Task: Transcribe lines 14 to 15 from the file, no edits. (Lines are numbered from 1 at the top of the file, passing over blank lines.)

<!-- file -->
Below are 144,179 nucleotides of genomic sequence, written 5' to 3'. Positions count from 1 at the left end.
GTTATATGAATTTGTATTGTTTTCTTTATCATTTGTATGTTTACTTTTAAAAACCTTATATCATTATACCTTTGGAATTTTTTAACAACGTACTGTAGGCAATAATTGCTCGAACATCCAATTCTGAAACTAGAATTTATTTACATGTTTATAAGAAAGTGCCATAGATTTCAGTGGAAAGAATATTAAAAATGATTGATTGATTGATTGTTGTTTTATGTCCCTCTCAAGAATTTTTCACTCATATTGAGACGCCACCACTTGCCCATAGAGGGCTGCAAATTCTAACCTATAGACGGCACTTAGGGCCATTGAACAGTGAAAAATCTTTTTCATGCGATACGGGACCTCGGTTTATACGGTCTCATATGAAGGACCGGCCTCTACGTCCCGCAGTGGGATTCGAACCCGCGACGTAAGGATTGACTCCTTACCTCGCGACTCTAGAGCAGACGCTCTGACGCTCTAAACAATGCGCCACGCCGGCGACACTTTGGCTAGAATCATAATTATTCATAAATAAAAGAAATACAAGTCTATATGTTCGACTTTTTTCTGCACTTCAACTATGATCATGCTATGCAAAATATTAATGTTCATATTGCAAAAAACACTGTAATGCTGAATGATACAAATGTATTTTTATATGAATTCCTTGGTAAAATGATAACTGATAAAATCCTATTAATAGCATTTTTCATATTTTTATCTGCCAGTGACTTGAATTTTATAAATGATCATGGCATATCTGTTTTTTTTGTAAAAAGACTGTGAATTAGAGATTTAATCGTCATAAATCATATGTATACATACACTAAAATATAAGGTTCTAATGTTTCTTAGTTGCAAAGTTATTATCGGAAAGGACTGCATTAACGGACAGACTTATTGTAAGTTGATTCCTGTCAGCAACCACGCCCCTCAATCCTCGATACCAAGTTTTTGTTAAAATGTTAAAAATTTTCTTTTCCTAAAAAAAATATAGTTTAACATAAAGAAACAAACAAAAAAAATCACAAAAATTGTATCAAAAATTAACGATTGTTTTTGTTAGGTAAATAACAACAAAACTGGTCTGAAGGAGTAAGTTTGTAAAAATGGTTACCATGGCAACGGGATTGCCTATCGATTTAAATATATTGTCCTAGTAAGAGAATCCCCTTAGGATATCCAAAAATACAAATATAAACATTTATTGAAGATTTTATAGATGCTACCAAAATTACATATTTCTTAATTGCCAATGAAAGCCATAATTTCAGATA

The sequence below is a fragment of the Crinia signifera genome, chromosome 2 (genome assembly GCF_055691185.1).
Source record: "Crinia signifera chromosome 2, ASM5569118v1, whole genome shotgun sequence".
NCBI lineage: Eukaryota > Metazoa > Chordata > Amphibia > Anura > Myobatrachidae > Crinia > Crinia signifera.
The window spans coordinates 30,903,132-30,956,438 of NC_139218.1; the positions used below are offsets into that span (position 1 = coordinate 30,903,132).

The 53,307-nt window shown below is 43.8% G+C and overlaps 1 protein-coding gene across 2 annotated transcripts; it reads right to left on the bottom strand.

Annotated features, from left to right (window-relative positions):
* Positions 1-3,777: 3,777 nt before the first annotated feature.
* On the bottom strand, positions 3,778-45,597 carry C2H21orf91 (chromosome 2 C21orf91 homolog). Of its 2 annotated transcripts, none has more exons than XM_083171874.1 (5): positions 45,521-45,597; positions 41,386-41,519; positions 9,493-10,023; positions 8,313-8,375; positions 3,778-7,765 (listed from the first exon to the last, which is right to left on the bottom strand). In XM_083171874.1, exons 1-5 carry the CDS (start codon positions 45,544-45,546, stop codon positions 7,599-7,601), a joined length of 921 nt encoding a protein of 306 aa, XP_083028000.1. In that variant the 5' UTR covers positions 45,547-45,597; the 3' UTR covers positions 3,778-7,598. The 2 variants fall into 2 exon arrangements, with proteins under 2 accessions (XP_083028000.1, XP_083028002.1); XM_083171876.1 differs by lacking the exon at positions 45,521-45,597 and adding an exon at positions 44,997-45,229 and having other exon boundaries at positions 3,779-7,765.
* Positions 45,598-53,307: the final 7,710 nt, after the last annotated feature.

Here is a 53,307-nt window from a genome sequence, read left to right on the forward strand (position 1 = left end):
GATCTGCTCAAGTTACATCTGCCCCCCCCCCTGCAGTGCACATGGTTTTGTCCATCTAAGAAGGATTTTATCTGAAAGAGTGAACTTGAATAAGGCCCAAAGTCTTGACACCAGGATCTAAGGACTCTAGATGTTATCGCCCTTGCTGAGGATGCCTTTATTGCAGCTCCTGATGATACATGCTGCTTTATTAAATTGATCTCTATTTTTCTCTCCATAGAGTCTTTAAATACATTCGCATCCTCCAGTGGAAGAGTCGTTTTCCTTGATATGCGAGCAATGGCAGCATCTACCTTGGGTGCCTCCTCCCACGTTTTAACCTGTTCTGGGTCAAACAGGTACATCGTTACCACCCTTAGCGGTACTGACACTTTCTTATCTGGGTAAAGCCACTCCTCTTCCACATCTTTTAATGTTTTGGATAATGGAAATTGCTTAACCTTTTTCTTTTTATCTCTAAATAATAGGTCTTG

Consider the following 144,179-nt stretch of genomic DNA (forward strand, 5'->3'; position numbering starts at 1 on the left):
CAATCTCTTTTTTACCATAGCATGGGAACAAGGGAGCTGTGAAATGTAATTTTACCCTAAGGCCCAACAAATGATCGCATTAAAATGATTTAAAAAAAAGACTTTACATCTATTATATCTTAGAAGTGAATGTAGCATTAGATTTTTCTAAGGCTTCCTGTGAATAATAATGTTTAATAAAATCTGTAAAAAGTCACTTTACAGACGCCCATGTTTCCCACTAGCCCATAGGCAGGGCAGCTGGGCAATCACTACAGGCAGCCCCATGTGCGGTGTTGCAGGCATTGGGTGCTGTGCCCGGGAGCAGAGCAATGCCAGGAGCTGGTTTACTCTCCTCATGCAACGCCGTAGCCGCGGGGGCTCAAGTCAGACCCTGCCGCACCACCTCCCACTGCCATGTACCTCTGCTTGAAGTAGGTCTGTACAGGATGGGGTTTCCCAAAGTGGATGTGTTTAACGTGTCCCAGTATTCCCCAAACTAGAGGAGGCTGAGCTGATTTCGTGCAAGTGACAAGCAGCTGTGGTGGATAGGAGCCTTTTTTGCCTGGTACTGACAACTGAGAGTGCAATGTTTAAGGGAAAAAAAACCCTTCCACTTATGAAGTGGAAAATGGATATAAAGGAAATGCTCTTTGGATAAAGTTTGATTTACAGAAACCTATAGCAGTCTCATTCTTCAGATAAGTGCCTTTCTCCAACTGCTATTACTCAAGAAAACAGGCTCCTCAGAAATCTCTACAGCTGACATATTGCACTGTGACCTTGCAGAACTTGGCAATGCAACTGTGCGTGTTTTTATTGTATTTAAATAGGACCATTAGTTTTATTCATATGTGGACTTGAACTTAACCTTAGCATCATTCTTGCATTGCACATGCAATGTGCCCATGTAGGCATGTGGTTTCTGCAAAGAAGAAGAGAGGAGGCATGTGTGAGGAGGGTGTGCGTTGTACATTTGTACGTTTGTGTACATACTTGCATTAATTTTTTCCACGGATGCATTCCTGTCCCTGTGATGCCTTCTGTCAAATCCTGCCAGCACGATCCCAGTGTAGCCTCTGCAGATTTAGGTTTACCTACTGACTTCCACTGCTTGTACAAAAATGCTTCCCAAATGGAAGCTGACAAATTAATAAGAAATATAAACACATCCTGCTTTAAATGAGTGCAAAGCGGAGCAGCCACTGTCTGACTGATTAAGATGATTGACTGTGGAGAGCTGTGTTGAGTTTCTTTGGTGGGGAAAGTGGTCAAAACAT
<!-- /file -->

Consider the following 144,179-nt stretch of genomic DNA (forward strand, 5'->3'; position numbering starts at 1 on the left):
CAATCTCTTTTTTACCATAGCATGGGAACAAGGGAGCTGTGAAATGTAATTTTACCCTAAGGCCCAACAAATGATCGCATTAAAATGATTTAAAAAAAAGACTTTACATCTATTATATCTTAGAAGTGAATGTAGCATTAGATTTTTCTAAGGCTTCCTGTGAATAATAATGTTTAATAAAATCTGTAAAAAGTCACTTTACAGACGCCCATGTTTCCCACTAGCCCATAGGCAGGGCAGCTGGGCAATCACTACAGGCAGCCCCATGTGCGGTGTTGCAGGCATTGGGTGCTGTGCCCGGGAGCAGAGCAATGCCAGGAGCTGGTTTACTCTCCTCATGCAACGCCGTAGCCGCGGGGGCTCAAGTCAGACCCTGCCGCACCACCTCCCACTGCCATGTACCTCTGCTTGAAGTAGGTCTGTACAGGATGGGGTTTCCCAAAGTGGATGTGTTTAACGTGTCCCAGTATTCCCCAAACTAGAGGAGGCTGAGCTGATTTCGTGCAAGTGACAAGCAGCTGTGGTGGATAGGAGCCTTTTTTGCCTGGTACTGACAACTGAGAGTGCAATGTTTAAGGGAAAAAAAACCCTTCCACTTATGAAGTGGAAAATGGATATAAAGGAAATGCTCTTTGGATAAAGTTTGATTTACAGAAACCTATAGCAGTCTCATTCTTCAGATAAGTGCCTTTCTCCAACTGCTATTACTCAAGAAAACAGGCTCCTCAGAAATCTCTACAGCTGACATATTGCACTGTGACCTTGCAGAACTTGGCAATGCAACTGTGCGTGTTTTTATTGTATTTAAATAGGACCATTAGTTTTATTCATATGTGGACTTGAACTTAACCTTAGCATCATTCTTGCATTGCACATGCAATGTGCCCATGTAGGCATGTGGTTTCTGCAAAGAAGAAGAGAGGAGGCATGTGTGAGGAGGGTGTGCGTTGTACATTTGTACGTTTGTGTACATACTTGCATTAATTTTTTCCACGGATGCATTCCTGTCCCTGTGATGCCTTCTGTCAAATCCTGCCAGCACGATCCCAGTGTAGCCTCTGCAGATTTAGGTTTACCTACTGACTTCCACTGCTTGTACAAAAATGCTTCCCAAATGGAAGCTGACAAATTAATAAGAAATATAAACACATCCTGCTTTAAATGAGTGCAAAGCGGAGCAGCCACTGTCTGACTGATTAAGATGATTGACTGTGGAGAGCTGTGTTGAGTTTCTTTGGTGGGGAAAGTGGTCAAAACAT